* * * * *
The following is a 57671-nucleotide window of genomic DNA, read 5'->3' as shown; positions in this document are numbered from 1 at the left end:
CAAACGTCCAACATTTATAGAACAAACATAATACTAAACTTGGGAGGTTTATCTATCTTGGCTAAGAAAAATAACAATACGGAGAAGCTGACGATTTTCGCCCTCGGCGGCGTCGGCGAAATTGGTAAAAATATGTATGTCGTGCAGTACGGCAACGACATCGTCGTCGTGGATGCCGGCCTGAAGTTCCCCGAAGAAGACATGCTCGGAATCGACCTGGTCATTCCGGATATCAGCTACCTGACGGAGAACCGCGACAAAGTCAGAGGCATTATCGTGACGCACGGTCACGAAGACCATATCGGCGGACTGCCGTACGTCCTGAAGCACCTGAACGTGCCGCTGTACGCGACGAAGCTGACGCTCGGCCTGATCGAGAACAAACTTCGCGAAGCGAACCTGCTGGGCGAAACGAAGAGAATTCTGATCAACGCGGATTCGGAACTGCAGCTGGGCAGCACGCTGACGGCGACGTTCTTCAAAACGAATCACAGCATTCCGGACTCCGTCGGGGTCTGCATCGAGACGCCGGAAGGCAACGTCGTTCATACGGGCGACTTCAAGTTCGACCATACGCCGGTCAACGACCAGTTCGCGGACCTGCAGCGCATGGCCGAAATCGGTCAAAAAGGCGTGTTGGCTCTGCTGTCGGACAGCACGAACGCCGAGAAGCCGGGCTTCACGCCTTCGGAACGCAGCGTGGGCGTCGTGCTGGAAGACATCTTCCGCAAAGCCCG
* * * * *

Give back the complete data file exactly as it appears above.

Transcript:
The following is a 57671-nucleotide window of genomic DNA, read 5'->3' as shown; positions in this document are numbered from 1 at the left end:
CAAACGTCCAACATTTATAGAACAAACATAATACTAAACTTGGGAGGTTTATCTATCTTGGCTAAGAAAAATAACAATACGGAGAAGCTGACGATTTTCGCCCTCGGCGGCGTCGGCGAAATTGGTAAAAATATGTATGTCGTGCAGTACGGCAACGACATCGTCGTCGTGGATGCCGGCCTGAAGTTCCCCGAAGAAGACATGCTCGGAATCGACCTGGTCATTCCGGATATCAGCTACCTGACGGAGAACCGCGACAAAGTCAGAGGCATTATCGTGACGCACGGTCACGAAGACCATATCGGCGGACTGCCGTACGTCCTGAAGCACCTGAACGTGCCGCTGTACGCGACGAAGCTGACGCTCGGCCTGATCGAGAACAAACTTCGCGAAGCGAACCTGCTGGGCGAAACGAAGAGAATTCTGATCAACGCGGATTCGGAACTGCAGCTGGGCAGCACGCTGACGGCGACGTTCTTCAAAACGAATCACAGCATTCCGGACTCCGTCGGGGTCTGCATCGAGACGCCGGAAGGCAACGTCGTTCATACGGGCGACTTCAAGTTCGACCATACGCCGGTCAACGACCAGTTCGCGGACCTGCAGCGCATGGCCGAAATCGGTCAAAAAGGCGTGTTGGCTCTGCTGTCGGACAGCACGAACGCCGAGAAGCCGGGCTTCACGCCTTCGGAACGCAGCGTGGGCGTCGTGCTGGAAGACATCTTCCGCAAAGCCCG